“Tower,” I thought contentedly, and clicked over another crater in the road.
I look back now and the little part of me that the world has worn down scolds her for this. For the presumptuousness and irresponsibleness. But even now, most of me is still enchanted by the idea of the mountain. That is who she is, even all alone on a road. She doesn’t realize she’s going to write this story later, and she is not performing. She is biking on a road because she is on it and there is a lookout tower at the other end. Hopefully.
As dusk began to fall, I checked my guidebook more frequently. It did seem mildly alarming that I had no idea how far I was from civilization. What to do? Well there was, after all, only one road, so if I had taken a wrong turn I had inevitably biked to a different district altogether, which was a problem far outside the reaches of my ability to solve by worrying. No use mulling over that. Soon buildings started appearing at the roadside and it looked like, possibly, I was somewhere. Just as darkness was confirming its authority over my climb, I came upon – true story – The Hotel at the End of the Universe.
However, the Hotel at the End of the Universe was not near the lookout tower, and my guide book said there was a hotel near the lookout tower. So, and don’t ever ask me to explain this, I biked past the Hotel at the End of the Universe in to full-fledged night. Uphill.
It was after 9pm when I found it. In rural Nepal in 2001, 9pm is the middle of the night. I walked in to the hotel that my guidebook had suggested, sweating and with every muscle in my body limp. Two young men emerged behind the hotel counter and they assigned me a room. The kitchen was closed for the night and it was too late to make dinner. Oh well. I had some of a granola bar.
“Please wake me at 5am so I can go to the lookout tower,” I said.
“If the weather is good, we’ll wake you, miss,” the hotel guys said. “But it’s usually cloudy.”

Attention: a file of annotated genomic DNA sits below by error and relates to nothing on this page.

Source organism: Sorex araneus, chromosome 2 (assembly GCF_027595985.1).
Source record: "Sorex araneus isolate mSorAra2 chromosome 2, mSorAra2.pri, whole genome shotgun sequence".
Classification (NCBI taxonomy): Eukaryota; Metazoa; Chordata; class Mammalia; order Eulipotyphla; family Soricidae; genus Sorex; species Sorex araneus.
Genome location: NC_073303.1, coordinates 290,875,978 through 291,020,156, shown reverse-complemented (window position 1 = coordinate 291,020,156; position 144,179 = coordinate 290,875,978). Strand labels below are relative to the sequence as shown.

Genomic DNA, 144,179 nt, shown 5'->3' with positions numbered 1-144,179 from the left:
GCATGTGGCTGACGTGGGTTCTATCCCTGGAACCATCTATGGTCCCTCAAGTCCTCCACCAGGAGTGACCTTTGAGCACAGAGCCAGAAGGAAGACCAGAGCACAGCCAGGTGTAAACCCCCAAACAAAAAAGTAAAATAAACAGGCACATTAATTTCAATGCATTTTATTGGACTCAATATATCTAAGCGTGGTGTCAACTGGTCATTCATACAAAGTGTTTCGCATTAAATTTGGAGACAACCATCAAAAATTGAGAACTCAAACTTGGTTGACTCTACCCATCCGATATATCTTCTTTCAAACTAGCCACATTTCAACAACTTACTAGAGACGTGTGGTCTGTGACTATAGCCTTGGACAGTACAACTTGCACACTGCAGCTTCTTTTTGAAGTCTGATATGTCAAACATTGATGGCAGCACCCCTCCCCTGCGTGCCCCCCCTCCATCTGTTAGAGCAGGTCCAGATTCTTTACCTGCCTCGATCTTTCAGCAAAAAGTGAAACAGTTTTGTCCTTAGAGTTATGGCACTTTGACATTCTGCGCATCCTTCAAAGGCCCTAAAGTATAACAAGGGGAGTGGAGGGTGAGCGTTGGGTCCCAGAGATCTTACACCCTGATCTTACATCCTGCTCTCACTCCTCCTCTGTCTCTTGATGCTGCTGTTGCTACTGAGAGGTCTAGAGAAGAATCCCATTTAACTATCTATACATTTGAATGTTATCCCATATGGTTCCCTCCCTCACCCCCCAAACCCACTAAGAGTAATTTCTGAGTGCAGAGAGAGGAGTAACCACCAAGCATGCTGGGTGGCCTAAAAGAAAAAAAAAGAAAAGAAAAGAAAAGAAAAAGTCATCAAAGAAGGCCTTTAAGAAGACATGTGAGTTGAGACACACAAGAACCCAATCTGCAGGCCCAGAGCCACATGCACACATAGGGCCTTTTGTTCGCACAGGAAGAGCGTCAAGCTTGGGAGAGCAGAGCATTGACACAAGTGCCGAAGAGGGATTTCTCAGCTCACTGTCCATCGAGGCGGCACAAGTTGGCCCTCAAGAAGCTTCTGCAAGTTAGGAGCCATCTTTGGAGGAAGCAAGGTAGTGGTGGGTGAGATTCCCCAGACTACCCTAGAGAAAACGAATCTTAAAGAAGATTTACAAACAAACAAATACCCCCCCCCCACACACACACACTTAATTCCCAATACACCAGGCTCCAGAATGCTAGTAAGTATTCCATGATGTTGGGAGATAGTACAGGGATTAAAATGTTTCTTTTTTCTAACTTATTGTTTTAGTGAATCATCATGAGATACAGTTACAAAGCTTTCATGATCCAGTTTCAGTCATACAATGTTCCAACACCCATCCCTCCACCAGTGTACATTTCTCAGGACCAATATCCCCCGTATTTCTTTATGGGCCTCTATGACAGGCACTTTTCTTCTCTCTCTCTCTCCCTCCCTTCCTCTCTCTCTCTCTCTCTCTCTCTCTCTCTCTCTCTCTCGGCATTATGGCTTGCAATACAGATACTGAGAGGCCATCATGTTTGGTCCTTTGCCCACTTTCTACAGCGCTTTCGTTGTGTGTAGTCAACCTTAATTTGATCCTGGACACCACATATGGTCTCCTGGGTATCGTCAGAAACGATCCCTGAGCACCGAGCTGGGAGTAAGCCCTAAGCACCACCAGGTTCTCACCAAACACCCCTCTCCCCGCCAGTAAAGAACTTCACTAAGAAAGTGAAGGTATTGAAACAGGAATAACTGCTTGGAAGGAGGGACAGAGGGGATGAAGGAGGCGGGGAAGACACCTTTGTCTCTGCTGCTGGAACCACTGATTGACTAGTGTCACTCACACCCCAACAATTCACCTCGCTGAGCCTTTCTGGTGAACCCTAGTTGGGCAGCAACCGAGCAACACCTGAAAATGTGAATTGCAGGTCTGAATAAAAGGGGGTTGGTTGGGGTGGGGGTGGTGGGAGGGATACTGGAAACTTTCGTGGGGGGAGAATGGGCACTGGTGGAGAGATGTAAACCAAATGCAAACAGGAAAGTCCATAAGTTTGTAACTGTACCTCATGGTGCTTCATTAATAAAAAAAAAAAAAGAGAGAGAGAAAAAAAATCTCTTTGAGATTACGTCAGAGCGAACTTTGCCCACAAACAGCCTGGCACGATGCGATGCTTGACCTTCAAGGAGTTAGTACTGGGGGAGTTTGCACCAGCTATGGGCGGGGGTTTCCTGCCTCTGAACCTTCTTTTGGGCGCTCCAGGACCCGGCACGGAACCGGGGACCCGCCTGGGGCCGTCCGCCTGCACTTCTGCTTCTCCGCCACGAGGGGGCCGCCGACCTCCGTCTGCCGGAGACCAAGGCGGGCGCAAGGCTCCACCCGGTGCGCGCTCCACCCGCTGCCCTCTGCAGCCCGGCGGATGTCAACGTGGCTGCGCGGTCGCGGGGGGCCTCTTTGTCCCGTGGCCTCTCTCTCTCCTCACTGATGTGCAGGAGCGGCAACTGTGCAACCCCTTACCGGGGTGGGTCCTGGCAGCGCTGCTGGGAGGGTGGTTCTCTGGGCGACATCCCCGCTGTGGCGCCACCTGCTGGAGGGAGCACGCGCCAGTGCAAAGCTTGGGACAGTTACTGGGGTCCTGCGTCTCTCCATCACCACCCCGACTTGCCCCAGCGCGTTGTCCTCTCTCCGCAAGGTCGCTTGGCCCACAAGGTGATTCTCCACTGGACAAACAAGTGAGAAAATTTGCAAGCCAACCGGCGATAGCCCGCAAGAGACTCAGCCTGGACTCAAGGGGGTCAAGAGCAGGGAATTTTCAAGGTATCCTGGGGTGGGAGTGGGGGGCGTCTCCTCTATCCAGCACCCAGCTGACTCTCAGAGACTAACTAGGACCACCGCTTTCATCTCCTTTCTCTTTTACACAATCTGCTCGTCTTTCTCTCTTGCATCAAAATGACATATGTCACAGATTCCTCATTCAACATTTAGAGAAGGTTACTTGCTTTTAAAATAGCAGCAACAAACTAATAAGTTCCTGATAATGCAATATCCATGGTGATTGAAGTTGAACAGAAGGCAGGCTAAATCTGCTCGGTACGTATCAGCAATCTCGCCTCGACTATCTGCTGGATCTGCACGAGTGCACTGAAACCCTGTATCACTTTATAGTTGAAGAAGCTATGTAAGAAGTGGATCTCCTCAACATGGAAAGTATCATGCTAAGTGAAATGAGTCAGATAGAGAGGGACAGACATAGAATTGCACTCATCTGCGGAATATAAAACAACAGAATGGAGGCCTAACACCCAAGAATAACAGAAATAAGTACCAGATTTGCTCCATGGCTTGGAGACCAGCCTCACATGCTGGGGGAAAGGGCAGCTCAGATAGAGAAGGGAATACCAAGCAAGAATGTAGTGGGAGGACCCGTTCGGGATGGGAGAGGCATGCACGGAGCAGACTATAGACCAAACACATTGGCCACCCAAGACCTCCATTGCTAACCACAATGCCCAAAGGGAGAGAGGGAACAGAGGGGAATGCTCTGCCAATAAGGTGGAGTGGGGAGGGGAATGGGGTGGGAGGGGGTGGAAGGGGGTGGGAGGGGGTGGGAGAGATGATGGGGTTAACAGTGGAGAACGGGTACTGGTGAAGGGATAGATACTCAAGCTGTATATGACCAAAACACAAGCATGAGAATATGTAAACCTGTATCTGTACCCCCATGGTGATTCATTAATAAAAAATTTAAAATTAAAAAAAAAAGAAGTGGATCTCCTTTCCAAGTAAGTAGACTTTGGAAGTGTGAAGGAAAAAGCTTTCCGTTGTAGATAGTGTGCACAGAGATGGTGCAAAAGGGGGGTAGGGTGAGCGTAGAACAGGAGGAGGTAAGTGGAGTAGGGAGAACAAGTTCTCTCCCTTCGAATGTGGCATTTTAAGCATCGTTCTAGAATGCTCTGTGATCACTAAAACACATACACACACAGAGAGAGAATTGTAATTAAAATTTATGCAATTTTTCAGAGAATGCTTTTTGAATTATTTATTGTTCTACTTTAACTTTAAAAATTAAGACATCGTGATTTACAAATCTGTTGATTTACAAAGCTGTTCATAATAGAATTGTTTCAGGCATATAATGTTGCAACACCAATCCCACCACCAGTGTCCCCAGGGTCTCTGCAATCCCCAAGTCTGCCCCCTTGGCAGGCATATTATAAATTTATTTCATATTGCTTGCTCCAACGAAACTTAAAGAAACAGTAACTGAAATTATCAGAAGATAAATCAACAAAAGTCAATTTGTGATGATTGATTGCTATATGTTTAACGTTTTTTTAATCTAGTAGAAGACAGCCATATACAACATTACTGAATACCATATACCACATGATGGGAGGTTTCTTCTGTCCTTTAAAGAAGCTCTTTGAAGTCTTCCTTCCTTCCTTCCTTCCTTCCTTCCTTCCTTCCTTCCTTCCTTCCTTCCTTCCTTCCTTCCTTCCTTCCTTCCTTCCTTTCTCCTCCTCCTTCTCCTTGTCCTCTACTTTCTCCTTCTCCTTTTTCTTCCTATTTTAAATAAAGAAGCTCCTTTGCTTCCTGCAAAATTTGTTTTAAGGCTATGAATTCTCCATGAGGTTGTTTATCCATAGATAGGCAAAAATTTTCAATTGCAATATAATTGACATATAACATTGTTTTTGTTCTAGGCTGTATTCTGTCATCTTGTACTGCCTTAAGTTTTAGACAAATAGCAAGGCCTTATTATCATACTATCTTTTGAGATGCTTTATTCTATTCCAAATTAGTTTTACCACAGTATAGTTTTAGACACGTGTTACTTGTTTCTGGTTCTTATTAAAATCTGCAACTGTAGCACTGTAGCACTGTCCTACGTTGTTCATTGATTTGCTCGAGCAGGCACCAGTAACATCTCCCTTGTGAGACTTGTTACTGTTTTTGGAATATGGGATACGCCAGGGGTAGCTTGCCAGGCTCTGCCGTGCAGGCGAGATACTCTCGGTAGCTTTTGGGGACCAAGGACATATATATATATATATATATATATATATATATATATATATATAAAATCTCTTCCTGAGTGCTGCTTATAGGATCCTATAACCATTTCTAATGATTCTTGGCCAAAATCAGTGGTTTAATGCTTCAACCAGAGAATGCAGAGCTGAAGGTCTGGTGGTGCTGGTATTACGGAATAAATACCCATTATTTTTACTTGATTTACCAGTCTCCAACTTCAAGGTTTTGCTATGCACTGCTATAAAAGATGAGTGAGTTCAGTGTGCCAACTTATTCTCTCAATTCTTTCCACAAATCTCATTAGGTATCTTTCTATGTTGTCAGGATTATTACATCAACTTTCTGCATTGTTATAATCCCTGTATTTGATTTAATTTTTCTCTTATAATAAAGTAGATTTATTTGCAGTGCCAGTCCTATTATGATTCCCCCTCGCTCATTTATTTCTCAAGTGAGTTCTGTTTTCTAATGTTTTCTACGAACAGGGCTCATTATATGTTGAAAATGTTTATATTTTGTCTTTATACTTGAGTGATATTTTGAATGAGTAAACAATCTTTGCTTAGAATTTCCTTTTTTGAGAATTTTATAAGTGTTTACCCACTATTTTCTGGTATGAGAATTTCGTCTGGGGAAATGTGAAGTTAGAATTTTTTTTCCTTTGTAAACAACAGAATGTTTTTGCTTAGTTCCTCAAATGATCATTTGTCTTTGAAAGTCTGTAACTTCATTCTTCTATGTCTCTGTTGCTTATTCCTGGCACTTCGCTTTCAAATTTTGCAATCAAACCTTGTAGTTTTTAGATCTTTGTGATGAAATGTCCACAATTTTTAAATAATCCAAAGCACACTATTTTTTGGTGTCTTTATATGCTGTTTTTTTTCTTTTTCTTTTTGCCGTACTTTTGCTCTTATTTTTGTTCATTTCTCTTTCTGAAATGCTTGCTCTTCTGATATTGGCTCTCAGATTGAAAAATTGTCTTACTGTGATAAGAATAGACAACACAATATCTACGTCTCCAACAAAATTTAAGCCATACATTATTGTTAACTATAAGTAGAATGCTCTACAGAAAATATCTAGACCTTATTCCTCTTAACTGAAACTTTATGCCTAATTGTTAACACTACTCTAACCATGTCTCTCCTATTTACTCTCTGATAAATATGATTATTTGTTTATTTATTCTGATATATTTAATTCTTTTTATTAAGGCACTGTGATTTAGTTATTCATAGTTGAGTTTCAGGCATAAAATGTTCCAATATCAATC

Nope. “I want to go either way. Will you make sure to wake me at 5am?” (Besides, maybe it wouldn’t be cloudy.)
“Of course, miss,” the hotel guys said.
I woke up at 5:15am. No hotel guys.
I jumped out of bed, paid for my room, and got back on the heavy-as-hell bike. I followed the directions in the guide book, and just as the sun was creeping over the horizon, I came upon…THE TOWER.
LOOK AT THIS TOWER.
Yes, this is a lookout tower made of sticks.
Which only strikes me as incredible now, much later, on behalf of the little part of me has been chastened and worn down. At the time, I thought, quite happily, “This is a lookout tower.”
I climbed up the lookout tower, which was advertised in the guide book to offer a panoramic view of the Himalayas surrounding the Kathmandu valley, sweeping giants, famous the world over, visible from THIS STICK TOWER that I am climbing. The top of the structure was rickety, like a platform treehouse. I stand up.
There are clouds as far as I can see. Not a mountain to be seen anywhere. Silence for miles and miles and miles. I sit down on the tree-house platform. I am here. I float out over the clouds, newly lit by morning, silky and cool, endless. I take a photo. For a few minutes, these are my clouds.